For more natural wonders consider a trip to nearby Longhorn Cavern State Park. There you will be awed by Longhorn Cavern. The cave was first formed thousands of years ago when the ground levels of water began to drop. As this downward movement occurred, the water began to dissolve the limestone. This downward drainage continued until great underground stream beds were cut out of solid rock. It is this unusual combination of dissolving and cutting by water that makes Longhorn Cavern one of the most unique caves of the world. Fossil remains show that many Ice Age animals once occupied the cave

Every season at Lake Buchanan offers its own spectacular sights and activities. November through March is a wonderful time to see one of the largest colonies of American Bald Eagles that migrate to the state. April through June the area turns into a wildflower delight with endless flowers covering the fields. The Bluebonnet flowers are a favorite. The Indian Paintbrush flowers are also breathtaking during April of each year. Also each April, the annual Lake Buchanan Regatta and Dam Jam is held at Cedar Lodge. Dozens of boats participate in the regatta, and artists come to Lake Buchanan from all over to perform.

The beauty of Lake Buchanan and the Texas Hill County is sure to please all who visit. Relax on a beach. Hit the links at a local golf course. Rent a boat or wave runner to cruise the lake. Fish until you catch the ‘big one.’ Take a cave tour at Longhorn Cavern State Park, or visit Fall Creek Vineyard to sample their wine. Pack your bags and start planning your Lake Buchanan vacation.

Things to do at Lake Buchanan

  • Vacation Rentals
  • Fishing
  • Boating
  • Swimming
  • Beach
  • Water Skiing
  • Wakeboarding
  • Golf
  • Camping
  • Picnicking
  • Cabin Rentals
  • Hiking
  • Waterfall
  • Wildlife Viewing
  • Birding
  • State Park

Fish species found at Lake Buchanan

  • Bass
  • Black Bass
  • Catfish
  • Crappie
  • Flathead Catfish
  • Largemouth Bass
  • Striped Bass
  • White Bass
  • White Crappie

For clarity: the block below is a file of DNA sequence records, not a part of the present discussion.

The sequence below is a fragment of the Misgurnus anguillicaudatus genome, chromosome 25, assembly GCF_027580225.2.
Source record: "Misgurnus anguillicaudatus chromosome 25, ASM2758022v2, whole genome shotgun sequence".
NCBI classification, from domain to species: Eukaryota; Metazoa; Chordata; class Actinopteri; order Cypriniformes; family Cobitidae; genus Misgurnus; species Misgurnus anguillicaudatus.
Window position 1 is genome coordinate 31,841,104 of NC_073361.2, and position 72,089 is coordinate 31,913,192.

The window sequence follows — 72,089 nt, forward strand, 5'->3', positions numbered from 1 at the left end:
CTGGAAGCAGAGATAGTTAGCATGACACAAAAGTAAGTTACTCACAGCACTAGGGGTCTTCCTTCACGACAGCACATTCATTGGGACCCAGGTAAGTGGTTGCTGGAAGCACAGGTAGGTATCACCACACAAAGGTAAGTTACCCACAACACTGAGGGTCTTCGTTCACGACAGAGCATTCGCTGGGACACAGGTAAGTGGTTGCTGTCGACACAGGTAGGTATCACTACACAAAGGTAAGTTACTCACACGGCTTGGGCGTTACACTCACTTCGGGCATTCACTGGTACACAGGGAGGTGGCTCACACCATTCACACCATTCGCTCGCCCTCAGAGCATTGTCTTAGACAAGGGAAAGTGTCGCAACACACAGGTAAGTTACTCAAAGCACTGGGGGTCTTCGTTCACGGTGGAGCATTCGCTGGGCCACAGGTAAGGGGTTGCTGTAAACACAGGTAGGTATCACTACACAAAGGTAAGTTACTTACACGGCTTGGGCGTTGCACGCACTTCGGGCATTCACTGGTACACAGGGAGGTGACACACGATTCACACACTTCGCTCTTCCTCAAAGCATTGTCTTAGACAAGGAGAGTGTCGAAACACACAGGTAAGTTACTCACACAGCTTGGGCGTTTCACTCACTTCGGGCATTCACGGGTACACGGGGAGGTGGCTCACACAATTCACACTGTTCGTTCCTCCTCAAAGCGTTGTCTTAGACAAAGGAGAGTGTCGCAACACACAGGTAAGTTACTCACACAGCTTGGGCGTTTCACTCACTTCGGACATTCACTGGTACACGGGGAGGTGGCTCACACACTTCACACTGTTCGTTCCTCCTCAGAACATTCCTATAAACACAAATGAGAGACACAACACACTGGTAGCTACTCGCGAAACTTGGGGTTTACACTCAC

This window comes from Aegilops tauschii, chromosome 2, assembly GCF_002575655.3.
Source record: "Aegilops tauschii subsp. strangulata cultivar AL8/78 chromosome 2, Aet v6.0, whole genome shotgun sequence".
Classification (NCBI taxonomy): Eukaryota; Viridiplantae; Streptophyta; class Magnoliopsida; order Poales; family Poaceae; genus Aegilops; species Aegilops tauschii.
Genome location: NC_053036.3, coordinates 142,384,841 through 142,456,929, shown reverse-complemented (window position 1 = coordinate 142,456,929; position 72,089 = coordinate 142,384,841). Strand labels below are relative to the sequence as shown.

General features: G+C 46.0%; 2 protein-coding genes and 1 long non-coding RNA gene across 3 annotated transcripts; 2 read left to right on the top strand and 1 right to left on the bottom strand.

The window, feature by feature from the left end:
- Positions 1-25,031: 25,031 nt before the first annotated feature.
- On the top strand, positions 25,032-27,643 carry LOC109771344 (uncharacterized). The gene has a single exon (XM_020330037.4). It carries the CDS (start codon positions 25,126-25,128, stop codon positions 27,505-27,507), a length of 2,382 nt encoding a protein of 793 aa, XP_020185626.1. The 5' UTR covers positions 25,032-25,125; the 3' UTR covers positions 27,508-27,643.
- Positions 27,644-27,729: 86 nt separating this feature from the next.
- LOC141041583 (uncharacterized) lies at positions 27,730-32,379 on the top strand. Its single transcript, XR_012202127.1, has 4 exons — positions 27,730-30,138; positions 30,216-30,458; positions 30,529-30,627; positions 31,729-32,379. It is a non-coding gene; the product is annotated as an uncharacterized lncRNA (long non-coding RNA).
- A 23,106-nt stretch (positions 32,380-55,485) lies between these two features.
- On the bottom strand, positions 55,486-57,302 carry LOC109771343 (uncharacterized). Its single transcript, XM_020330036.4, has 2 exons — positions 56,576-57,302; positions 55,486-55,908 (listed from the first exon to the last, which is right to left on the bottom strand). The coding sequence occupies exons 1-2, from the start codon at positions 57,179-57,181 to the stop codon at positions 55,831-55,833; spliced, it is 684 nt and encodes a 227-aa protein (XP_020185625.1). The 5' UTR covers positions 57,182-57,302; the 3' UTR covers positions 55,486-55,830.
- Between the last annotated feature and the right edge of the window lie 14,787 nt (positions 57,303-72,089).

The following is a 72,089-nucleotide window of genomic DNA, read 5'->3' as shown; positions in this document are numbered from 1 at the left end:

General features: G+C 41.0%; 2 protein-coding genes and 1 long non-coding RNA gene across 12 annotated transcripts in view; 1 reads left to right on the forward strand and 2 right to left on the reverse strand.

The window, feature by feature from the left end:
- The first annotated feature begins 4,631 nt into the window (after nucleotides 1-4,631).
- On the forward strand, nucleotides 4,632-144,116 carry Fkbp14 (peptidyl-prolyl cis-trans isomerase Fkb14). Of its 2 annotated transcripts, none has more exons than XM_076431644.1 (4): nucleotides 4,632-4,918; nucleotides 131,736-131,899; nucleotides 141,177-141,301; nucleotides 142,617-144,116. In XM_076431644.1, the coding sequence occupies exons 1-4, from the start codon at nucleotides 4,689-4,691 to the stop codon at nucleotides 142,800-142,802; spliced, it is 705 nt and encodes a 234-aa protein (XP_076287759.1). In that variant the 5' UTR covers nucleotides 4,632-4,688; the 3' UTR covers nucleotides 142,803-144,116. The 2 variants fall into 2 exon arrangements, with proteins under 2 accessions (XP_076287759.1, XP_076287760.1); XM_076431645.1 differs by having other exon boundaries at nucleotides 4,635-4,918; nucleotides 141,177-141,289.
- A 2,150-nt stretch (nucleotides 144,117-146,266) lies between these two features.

Lake Buchanan Photo Gallery

Lake Buchanan Statistics & Helpful Links

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Lake Type: Artificial Reservoir, Dammed

Water Level Control: Lower Colorado River Authority

Surface Area: 22,335 acres

Shoreline Length: 124 miles

Normal Elevation (Full Pond): 1,020 feet

Minimum Elevation (Min Pond): 984 feet

Maximum Elevation (Max Pond): 1,021 feet

Maximum Depth: 132 feet

Water Volume: 875,566 acre-feet

Completion Year: 1937

Drainage Area: 31,828 sq. miles

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Trophic State | LakeLubbers

Trophic State measures the level of algae and nutrients in a lake.

An oligotrophic lake is very clear (blue in color) and does not support much plant or fish life. A hyper-oligotrophic lake is the clearest of all lakes, and is nearly devoid of plants and fish.

A mesotrophic lake is slightly green and supports a moderate degree of plant and fish life. A lake's most desired trophic state is generally this mid-point - the mesotrophic state.

A eutrophic lake is somewhat murky and supports a large amount of plant and fish life. A hypereutrophic lake is clouded with algae, plant life, and fish life. A eutrophic or hyper-eutrophic lake can be difficult to navigate by boat - and is often an unpleasant place to swim.

The use of phosphorus-rich and nitrogen-rich fertilizer on lawns and golf courses surrounding a lake can cause it to become eutrophic or hypereutrophic.


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Catchment or Drainage Area | LakeLubbers

This is the surrounding area that drains into a lake, including land, rivers and their tributaries. This is also known as the lake's "catchment basin".

Small lakes at the highest peaks of mountains have small drainage areas. The world's oceans have the largest drainage areas.


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Lake-Area Population | LakeLubbers